Self-love and other lessons
I never wanted to give you advice. When the idea of writing an advice column was initially suggested to me, I couldn’t think of anything more awful. Listening to people—strangers, friends, family members—and sharing my perspective about the real cause of their pain is something I’ve done naturally since childhood. But I didn’t think I could write my responses down in a way that would carry the nuances and insight of verbal conversation.
I was wrong. I’m so grateful to SN&R for encouraging me to try. Writing the Ask Joey column has pushed me to hone my skills as a writer and forced me to evolve as a person. I’ve also uncovered some secrets. Here are a few I’ve realized since 1996 when I began writing this column.
Everyone struggles in relationships: We’re all dog-paddling in the same dating pools, trying to keep from sinking as we search for someone to evolve with. Marriage and other long-term commitments are in the same boat. After all, partnerships are a series of subtle and overt negotiations and trade-offs, sometimes spoken, frequently not. A union that seems perfect now, can be dead in the water tomorrow. Between those struggles, intimate, committed relationships are a blessing of connection, affirmation and spiritual growth. That’s also true for those who see dating as an experience on a spiritual path, rather than as a path to an end: partnership.
We all need relationship education: Only a sliver of the adult population has had healthy relationship role models. So it’s an act of self-love to educate ourselves about creating and maintaining healthy connections with family, friends and intimate partners. There are plenty of books on these topics, and a few are quite good. But if transformation is the true goal, we must develop a friendship with silence. Meditation and contemplation are essential to strengthen the skill of reflection. So is journaling. We must also engage in therapeutic conversations with someone who has the backbone to compassionately, but directly, call us on our hypocrisy, inconsistencies and delusions. A safe environment in which to practice new behaviors is also necessary. Yes, relationships require effort, and self-understanding is among the most important skills to develop in life.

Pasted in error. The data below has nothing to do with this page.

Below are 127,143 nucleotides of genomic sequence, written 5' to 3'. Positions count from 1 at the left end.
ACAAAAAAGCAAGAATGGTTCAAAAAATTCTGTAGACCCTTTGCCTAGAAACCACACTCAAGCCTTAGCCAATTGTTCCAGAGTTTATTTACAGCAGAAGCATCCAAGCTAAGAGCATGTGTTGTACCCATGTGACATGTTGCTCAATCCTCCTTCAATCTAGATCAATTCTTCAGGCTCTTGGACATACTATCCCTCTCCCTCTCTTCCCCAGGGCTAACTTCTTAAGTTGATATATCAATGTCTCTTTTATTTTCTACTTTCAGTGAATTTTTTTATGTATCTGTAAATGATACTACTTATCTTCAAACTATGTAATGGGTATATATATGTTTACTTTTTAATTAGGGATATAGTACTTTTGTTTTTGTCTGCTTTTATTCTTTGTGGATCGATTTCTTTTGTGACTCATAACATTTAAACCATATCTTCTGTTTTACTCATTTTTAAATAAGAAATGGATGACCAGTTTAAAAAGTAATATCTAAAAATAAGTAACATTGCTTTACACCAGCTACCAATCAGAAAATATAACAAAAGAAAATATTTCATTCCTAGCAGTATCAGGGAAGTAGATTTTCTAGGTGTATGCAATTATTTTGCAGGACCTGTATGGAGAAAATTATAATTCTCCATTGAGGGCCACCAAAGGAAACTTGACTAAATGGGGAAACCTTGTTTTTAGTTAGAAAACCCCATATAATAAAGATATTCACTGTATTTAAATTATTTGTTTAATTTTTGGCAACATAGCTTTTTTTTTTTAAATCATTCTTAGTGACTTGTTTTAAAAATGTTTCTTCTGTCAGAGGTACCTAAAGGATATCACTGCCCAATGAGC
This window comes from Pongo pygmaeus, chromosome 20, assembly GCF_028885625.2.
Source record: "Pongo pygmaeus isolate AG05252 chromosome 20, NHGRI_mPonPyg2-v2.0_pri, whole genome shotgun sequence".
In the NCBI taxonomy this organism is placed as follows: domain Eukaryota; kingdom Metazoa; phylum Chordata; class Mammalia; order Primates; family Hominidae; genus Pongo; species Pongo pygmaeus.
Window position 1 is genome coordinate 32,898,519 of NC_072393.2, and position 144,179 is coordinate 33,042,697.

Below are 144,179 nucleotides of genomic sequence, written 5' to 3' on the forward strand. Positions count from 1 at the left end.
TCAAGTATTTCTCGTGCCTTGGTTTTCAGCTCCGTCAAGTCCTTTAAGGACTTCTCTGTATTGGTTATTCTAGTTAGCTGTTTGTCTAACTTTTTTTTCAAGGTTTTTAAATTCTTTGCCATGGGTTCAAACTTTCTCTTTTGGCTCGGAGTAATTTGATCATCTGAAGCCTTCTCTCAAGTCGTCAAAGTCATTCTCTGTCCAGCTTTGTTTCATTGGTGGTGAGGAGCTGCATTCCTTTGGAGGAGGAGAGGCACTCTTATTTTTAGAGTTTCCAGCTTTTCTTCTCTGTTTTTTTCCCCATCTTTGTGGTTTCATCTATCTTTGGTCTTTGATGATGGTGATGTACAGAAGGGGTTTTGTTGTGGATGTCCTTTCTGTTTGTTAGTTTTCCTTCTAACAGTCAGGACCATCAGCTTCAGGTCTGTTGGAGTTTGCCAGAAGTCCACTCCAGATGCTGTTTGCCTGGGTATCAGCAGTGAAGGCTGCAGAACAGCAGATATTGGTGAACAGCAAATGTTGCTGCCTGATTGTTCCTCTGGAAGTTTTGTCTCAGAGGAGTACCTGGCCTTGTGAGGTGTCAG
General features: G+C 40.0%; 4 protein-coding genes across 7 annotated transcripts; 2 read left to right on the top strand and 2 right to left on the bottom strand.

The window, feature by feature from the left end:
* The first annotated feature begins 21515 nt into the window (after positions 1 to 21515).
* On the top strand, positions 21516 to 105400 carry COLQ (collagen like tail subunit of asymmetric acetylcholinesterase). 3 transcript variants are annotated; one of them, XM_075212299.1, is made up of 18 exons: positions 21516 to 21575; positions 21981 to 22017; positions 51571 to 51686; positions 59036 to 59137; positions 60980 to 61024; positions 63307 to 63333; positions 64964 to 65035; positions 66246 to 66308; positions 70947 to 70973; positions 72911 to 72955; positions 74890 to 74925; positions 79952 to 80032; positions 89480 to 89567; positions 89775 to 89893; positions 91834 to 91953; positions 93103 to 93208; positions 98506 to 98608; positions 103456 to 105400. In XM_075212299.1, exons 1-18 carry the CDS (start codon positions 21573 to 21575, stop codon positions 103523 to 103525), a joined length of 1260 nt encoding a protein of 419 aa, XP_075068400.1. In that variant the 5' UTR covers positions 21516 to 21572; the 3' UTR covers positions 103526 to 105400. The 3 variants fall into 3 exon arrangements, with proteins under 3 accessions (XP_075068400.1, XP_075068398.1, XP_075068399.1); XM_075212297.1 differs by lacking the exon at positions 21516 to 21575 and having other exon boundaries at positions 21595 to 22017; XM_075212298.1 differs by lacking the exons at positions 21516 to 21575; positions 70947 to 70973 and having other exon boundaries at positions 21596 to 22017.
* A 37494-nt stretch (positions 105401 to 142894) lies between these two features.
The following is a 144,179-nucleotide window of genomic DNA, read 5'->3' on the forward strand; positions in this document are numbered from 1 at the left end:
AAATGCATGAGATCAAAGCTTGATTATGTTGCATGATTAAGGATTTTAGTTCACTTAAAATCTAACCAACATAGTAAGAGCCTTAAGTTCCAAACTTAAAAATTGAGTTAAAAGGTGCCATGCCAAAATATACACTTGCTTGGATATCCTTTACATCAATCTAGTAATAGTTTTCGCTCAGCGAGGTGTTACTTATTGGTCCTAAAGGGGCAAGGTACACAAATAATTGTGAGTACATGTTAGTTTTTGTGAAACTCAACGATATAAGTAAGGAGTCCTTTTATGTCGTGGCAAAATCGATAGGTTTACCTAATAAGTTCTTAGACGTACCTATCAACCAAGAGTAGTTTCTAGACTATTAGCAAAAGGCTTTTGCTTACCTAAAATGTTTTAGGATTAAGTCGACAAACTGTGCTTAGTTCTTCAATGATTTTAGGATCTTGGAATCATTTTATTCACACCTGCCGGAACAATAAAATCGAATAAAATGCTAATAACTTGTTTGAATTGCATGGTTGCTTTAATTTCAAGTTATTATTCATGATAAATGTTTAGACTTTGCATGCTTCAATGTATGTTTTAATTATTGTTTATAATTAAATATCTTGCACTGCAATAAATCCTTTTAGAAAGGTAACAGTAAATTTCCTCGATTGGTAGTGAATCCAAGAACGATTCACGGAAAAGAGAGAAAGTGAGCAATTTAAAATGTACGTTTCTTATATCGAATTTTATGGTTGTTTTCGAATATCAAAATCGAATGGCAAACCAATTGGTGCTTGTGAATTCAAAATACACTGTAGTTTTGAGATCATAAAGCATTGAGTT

It’s a gift to live life backward: While most of my friends and co-workers were deeply invested in building careers, raising families and hitting the gym, I was unpacking my mind and heart. In my early 30s, I practiced and taught yoga and self-inquiry, studied world religions, herbal medicine, poetry, myth, dream interpretation, meditation and energy medicine. In my early 40s, I studied spiritual direction, relationship education and practiced meditation. I had experienced and witnessed significant amounts of violence growing up, and as a result I had symptoms associated with post-traumatic stress disorder, a condition that was not well-understood 20 years ago when I was first diagnosed. Determined to heal, I devoted myself to healing. I lost friends and other significant relationships along the way, because, as many people told me, I was just “too different.” Funny thing is, embracing my own path and choosing to think differently than the prevailing culture is exactly what saved me.
Why my advice seems so insightful: I’ve made a lot of mistakes. (That number in your head right now? I’ve made far more bad choices than that.) But my commitment to self-understanding and to friends who possess the rare capacity to see and tell the truth, has transformed my errors into elegant insights. I’ve also carefully chosen therapists, spiritual directors and workshop facilitators who understand spiritual evolution. Anything gold I’ve gleaned along the way, I offer to you with the prayer that it lights your path, too.
Your willingness to invite me to pay attention to your problems has inspired me to continue to be fully attentive to my own. In the process, I have grown more fully conscious than I imagined possible. For that, dear reader, I will always be grateful to you.